Last updated on April 30, 2023
Omega is a very well-respected name in horology. They have a long history, stretching back over 170 years at the time of writing. Most serious watch collectors of both modern and antique timepieces will want an Omega in their collection. Modern collectors will almost certainly want to include an Omega Speedmaster, the iconic moon watch, in their collection. Antique collectors, given the long history of timepieces, have a huge number of watches to select from for their collections. I am no different, I have wanted to add an Omega to my collection for a long time. Finally, I have managed to acquire this antique 1909 silver Omega pocket watch and chain.
The watch has a 15-jewel stem-winding movement which is working well. The Swiss made movement is signed Omega and it is all protected by an inner hinged cover. Based on the measurement of the movement, 40mm, it is most likely an 18”’ ligne Omega movement. This particular movement was manufactured between 1894 and 1911. Typically, they were an open-face calibre, with a bimetallic screw balance with 4 adjustment screws and a Breguet hairspring. The power reserve, when new, was 34 hours.
Louis Brandt (1825-1879) founded Omega in 1848 in La Chaux-de-Fonds, Switzerland. He worked out of a small workshop in the family home. The original company was known as La Generale Watch Co. In the beginning, Brandt assembled key-wound pocket watches made from parts supplied by local craftsmen. He sold his pocket watches throughout Europe. However, England was his most profitable market. Louis Brandt died in 1879. His sons, Louis-Paul and César, took over the family business. They were both inspired by their father’s passion for producing high-quality pocket watches.
In 1894, the company developed a new movement, the 19 ligne calibre. It was produced using revolutionary new methods and set new standards for watchmaking. The 19 ligne was the first movement to allow the combination of winding and setting the time via the crown. Previously, watches were wound and set by a key. It was also an extremely accurate movement that could be worked on by any watchmaker in the world without the need for modifying parts. The brothers named the new movement ‘Omega’, a name that symbolises the end of a significant project. The movement was extremely successful and popular with the public. Its success ensured that the future of watchmaking was to be with series-produced movements. After the ongoing success of the 19 ligne calibre, the company officially adopted the brand name Omega in 1903.
This Omega pocket watch measures 47mm in diameter excluding the winding stem and the loop. The case is slightly smaller than the standard 50mm for a pocket watch. It is still definitely a man’s pocket watch as women’s pocket watches are typically about 35mm in diameter. The case is silver and there are hallmarks inside the two case backs for London (import mark), dating to 1909. This corresponds with the Omega serial number 4341081. There is also an importer’s mark SA and an early Omega logo. Under magnification, there is also a scratched initial and a date 8.44. This is likely a watchmaker’s mark. It probably indicates the date of a service or repair in August 1944.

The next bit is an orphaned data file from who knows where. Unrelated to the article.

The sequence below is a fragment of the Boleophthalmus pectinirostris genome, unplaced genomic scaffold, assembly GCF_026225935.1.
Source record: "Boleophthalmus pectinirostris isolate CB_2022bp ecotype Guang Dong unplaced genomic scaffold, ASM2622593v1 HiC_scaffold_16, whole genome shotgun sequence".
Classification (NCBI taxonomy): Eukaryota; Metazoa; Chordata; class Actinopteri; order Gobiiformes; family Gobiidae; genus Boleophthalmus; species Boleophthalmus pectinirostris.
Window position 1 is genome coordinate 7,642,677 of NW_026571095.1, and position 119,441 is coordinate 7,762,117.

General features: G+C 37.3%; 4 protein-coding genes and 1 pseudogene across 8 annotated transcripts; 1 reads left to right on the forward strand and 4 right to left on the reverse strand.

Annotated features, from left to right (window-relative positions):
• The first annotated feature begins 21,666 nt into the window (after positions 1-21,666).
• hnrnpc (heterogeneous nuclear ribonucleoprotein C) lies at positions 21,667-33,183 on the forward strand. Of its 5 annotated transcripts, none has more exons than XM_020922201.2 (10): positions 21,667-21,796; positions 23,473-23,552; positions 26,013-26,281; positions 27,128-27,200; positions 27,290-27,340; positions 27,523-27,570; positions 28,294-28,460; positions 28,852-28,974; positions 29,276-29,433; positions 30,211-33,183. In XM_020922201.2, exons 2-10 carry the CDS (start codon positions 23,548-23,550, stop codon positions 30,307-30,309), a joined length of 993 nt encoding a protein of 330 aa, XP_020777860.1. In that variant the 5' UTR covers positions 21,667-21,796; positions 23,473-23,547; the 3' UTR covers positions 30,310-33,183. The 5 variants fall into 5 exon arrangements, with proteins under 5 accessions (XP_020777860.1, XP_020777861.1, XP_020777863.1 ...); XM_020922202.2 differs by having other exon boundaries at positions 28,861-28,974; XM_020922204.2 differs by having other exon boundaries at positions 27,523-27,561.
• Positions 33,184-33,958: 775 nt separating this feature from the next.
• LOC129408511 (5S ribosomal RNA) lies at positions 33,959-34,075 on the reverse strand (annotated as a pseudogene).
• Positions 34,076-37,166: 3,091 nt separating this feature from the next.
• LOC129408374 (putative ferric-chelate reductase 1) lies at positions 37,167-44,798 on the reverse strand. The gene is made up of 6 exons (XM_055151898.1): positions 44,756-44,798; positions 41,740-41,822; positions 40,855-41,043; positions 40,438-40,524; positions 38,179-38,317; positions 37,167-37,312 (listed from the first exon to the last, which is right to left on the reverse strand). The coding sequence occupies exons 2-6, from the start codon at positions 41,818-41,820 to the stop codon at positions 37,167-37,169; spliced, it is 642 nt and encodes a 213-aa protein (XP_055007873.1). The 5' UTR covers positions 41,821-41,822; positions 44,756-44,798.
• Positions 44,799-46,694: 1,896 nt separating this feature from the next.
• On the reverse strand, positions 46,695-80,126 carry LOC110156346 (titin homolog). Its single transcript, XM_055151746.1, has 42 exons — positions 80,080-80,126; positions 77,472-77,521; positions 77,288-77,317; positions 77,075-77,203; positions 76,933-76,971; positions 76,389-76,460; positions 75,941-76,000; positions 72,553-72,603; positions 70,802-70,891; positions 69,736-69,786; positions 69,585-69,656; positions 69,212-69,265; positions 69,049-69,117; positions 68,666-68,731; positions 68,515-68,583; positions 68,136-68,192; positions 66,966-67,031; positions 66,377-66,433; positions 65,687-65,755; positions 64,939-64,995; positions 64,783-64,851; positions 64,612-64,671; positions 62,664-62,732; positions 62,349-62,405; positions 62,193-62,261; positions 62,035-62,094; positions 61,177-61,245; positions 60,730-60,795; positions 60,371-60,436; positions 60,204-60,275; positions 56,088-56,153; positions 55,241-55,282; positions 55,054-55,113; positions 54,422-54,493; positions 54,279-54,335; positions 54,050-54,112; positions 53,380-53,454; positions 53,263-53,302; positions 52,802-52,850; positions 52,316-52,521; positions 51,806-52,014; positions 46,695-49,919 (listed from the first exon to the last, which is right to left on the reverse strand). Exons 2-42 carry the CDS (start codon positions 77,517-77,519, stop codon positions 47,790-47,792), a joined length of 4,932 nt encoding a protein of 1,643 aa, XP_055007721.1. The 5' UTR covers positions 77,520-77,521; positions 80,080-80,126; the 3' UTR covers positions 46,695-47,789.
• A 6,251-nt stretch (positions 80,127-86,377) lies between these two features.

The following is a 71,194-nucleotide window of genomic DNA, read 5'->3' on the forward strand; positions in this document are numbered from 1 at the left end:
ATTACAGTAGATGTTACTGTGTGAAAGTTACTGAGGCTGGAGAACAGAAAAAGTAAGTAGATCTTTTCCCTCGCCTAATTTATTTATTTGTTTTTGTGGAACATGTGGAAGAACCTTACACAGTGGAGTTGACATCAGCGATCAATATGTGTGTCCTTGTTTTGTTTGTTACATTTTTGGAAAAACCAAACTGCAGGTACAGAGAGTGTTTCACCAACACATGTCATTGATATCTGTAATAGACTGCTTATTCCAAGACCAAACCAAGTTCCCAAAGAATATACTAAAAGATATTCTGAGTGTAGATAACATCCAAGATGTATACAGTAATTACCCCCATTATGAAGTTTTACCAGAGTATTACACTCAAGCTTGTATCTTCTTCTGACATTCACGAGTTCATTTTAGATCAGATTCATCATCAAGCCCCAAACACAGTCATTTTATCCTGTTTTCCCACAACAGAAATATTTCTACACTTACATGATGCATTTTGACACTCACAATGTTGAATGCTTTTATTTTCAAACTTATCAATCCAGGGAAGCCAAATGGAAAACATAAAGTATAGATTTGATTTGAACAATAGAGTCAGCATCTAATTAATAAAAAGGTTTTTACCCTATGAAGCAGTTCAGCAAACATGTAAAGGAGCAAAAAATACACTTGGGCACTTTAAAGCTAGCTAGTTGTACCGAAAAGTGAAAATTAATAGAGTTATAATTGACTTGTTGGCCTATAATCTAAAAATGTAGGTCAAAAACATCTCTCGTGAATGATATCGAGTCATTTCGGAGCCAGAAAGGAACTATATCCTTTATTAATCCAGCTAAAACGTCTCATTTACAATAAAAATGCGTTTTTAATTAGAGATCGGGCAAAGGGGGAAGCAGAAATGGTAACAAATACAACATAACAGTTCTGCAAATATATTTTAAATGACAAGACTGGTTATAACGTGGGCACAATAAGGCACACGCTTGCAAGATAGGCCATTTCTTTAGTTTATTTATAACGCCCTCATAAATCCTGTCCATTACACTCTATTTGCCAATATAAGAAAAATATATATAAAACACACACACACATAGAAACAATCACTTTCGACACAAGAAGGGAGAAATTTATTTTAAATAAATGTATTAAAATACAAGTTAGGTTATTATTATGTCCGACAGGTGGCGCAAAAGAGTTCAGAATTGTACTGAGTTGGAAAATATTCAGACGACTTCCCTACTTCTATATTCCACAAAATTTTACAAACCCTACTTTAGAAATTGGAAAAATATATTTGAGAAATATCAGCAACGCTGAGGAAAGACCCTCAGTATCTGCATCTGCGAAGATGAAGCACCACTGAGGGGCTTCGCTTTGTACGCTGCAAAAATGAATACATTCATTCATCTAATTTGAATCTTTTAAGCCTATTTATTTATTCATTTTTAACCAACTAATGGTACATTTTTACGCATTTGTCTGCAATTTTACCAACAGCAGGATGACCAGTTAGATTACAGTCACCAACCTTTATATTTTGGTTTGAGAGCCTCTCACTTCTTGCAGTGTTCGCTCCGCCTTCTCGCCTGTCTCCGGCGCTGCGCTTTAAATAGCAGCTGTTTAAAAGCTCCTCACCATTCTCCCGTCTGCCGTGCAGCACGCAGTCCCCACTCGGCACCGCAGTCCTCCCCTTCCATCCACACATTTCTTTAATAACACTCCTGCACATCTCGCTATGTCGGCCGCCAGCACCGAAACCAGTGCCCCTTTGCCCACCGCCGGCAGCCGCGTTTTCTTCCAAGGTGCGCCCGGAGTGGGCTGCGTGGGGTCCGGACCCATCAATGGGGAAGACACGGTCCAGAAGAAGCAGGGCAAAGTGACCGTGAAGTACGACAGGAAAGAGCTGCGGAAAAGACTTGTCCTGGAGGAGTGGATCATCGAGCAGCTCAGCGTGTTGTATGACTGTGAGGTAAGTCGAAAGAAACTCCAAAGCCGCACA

Selling Agency (SA), was first registered with the London Assay Office in 1907. It was listed as a gold and silver watch importer. The year 1907 was significant as a law was passed that required all gold and silver watches imported into Britain to be assayed and hallmarked in a British assay office. They were stamped with new hallmarks that showed that the item was imported and not of British manufacture. The Selling Agency company was a subsidiary of Dimier Brothers. It was most likely registered to facilitate the import of Omega watches. The case is in very nice condition for such an early piece. It has one slight bruise to the side and just a hint of unevenness to the case back. These marks are simply patina. They don’t detract from the appearance of the watch at all. If anything, it adds character.
The watch’s crystal lens is in mint condition. It is likely that this is the original crystal as most replacements tended to be with a more durable acrylic lens. The dial is in mint condition. It has the original blued steel hands, Roman numeral hour markers, a subsidiary seconds dial and an outer minute track. The watch comes with a single chain, 34cm long including the T-bar and the clasp. Each of the links on the chain has the lion silver mark. However, I cannot see a date hallmark. The single Albert chain is quite fine, but it suits the slightly smaller size of the case. The watch and chain came in a new presentation box, which is useful for storage.
Overall, this is a very presentable pocket watch from one of the finest names in the history of watchmaking. It ticks strongly and has an impressive power reserve of 30 hours. However, on the timekeeping test, it was a marginal performer in comparison to my other watches, running at 3 minutes fast over 24 hours. I managed to trim a few seconds off by using the regulator. However, for a lot of collectors and dealers, 3 minutes, would be considered very acceptable for an antique timepiece. I am sure a service will improve the timekeeping. In general, I am very happy with the addition of this antique Omega pocket watch to my collection.
Wikipedia – Omega SA.